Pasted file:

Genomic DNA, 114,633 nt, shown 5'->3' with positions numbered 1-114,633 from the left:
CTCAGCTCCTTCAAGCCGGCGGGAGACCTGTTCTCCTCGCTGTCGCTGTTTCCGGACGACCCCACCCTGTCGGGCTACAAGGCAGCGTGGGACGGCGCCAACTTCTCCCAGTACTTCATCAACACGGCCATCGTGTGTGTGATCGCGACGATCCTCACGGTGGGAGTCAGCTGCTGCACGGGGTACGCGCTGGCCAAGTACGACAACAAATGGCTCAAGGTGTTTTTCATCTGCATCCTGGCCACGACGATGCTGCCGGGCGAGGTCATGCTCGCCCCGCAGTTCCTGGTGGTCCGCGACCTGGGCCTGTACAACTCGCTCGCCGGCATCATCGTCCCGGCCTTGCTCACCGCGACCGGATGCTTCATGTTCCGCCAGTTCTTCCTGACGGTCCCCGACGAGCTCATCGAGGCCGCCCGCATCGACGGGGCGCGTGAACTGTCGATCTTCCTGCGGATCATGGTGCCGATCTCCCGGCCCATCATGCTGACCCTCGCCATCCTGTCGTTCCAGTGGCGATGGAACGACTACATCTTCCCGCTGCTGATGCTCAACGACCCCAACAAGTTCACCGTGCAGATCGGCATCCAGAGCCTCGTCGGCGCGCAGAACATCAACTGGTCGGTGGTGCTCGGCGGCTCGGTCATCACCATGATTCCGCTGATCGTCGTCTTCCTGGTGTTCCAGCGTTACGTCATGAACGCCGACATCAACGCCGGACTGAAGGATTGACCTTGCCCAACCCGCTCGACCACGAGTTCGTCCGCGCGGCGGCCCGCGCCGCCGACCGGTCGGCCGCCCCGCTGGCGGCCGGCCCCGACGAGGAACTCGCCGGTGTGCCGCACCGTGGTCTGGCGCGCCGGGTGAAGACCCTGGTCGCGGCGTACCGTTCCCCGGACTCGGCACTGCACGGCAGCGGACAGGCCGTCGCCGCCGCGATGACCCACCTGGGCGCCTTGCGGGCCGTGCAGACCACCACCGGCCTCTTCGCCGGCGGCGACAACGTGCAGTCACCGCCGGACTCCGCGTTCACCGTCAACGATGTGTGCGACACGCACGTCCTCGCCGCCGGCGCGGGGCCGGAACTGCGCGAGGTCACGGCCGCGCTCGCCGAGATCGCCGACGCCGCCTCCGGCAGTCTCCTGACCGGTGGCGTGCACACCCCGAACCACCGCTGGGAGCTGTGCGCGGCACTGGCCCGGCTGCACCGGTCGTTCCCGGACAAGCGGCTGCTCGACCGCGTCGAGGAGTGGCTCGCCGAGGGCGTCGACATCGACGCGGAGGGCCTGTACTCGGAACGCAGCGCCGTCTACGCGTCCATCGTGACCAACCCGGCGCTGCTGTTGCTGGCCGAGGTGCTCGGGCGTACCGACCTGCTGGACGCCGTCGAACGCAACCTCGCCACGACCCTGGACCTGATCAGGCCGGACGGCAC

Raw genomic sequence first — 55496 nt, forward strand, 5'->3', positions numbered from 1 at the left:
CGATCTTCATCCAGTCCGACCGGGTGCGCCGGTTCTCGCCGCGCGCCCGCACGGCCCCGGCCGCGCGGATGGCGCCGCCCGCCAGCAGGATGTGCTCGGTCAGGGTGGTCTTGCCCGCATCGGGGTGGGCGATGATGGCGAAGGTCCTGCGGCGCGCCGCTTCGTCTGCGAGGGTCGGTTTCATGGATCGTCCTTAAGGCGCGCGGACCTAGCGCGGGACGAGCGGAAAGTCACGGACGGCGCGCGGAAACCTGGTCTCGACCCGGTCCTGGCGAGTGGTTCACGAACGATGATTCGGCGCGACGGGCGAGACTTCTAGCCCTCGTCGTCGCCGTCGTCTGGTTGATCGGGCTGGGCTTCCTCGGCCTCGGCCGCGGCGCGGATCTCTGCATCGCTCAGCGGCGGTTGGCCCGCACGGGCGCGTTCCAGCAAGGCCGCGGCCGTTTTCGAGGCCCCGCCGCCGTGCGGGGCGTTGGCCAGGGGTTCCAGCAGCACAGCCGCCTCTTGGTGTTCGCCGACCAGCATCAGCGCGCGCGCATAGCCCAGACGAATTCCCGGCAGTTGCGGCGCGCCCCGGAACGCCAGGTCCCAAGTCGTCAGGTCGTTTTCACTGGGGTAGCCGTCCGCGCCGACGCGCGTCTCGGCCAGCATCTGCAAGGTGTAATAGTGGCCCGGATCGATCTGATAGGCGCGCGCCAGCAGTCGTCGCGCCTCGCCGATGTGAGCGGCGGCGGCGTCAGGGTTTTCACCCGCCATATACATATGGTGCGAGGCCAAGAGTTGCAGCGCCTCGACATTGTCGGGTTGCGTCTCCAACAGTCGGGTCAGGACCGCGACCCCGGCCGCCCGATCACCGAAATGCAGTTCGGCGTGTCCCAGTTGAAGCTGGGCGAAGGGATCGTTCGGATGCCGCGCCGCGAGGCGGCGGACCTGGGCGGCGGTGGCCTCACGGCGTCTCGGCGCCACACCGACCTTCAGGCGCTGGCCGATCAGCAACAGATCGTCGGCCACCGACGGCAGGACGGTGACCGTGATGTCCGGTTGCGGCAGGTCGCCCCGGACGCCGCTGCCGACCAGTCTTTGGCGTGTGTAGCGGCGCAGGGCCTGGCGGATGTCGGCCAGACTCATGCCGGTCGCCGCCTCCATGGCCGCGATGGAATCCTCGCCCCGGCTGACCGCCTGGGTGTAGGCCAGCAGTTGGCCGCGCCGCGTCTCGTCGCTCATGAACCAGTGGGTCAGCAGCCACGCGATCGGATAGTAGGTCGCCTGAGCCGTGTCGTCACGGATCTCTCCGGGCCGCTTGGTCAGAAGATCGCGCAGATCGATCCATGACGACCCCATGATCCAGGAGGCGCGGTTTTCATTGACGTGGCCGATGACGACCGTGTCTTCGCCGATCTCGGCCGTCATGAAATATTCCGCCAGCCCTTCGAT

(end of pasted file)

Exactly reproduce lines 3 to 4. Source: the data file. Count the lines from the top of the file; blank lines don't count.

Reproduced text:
Raw genomic sequence first — 55496 nt, forward strand, 5'->3', positions numbered from 1 at the left:
CGATCTTCATCCAGTCCGACCGGGTGCGCCGGTTCTCGCCGCGCGCCCGCACGGCCCCGGCCGCGCGGATGGCGCCGCCCGCCAGCAGGATGTGCTCGGTCAGGGTGGTCTTGCCCGCATCGGGGTGGGCGATGATGGCGAAGGTCCTGCGGCGCGCCGCTTCGTCTGCGAGGGTCGGTTTCATGGATCGTCCTTAAGGCGCGCGGACCTAGCGCGGGACGAGCGGAAAGTCACGGACGGCGCGCGGAAACCTGGTCTCGACCCGGTCCTGGCGAGTGGTTCACGAACGATGATTCGGCGCGACGGGCGAGACTTCTAGCCCTCGTCGTCGCCGTCGTCTGGTTGATCGGGCTGGGCTTCCTCGGCCTCGGCCGCGGCGCGGATCTCTGCATCGCTCAGCGGCGGTTGGCCCGCACGGGCGCGTTCCAGCAAGGCCGCGGCCGTTTTCGAGGCCCCGCCGCCGTGCGGGGCGTTGGCCAGGGGTTCCAGCAGCACAGCCGCCTCTTGGTGTTCGCCGACCAGCATCAGCGCGCGCGCATAGCCCAGACGAATTCCCGGCAGTTGCGGCGCGCCCCGGAACGCCAGGTCCCAAGTCGTCAGGTCGTTTTCACTGGGGTAGCCGTCCGCGCCGACGCGCGTCTCGGCCAGCATCTGCAAGGTGTAATAGTGGCCCGGATCGATCTGATAGGCGCGCGCCAGCAGTCGTCGCGCCTCGCCGATGTGAGCGGCGGCGGCGTCAGGGTTTTCACCCGCCATATACATATGGTGCGAGGCCAAGAGTTGCAGCGCCTCGACATTGTCGGGTTGCGTCTCCAACAGTCGGGTCAGGACCGCGACCCCGGCCGCCCGATCACCGAAATGCAGTTCGGCGTGTCCCAGTTGAAGCTGGGCGAAGGGATCGTTCGGATGCCGCGCCGCGAGGCGGCGGACCTGGGCGGCGGTGGCCTCACGGCGTCTCGGCGCCACACCGACCTTCAGGCGCTGGCCGATCAGCAACAGATCGTCGGCCACCGACGGCAGGACGGTGACCGTGATGTCCGGTTGCGGCAGGTCGCCCCGGACGCCGCTGCCGACCAGTCTTTGGCGTGTGTAGCGGCGCAGGGCCTGGCGGATGTCGGCCAGACTCATGCCGGTCGCCGCCTCCATGGCCGCGATGGAATCCTCGCCCCGGCTGACCGCCTGGGTGTAGGCCAGCAGTTGGCCGCGCCGCGTCTCGTCGCTCATGAACCAGTGGGTCAGCAGCCACGCGATCGGATAGTAGGTCGCCTGAGCCGTGTCGTCACGGATCTCTCCGGGCCGCTTGGTCAGAAGATCGCGCAGATCGATCCATGACGACCCCATGATCCAGGAGGCGCGGTTTTCATTGACGTGGCCGATGACGACCGTGTCTTCGCCGATCTCGGCCGTCATGAAATATTCCGCCAGCCCTTCGAT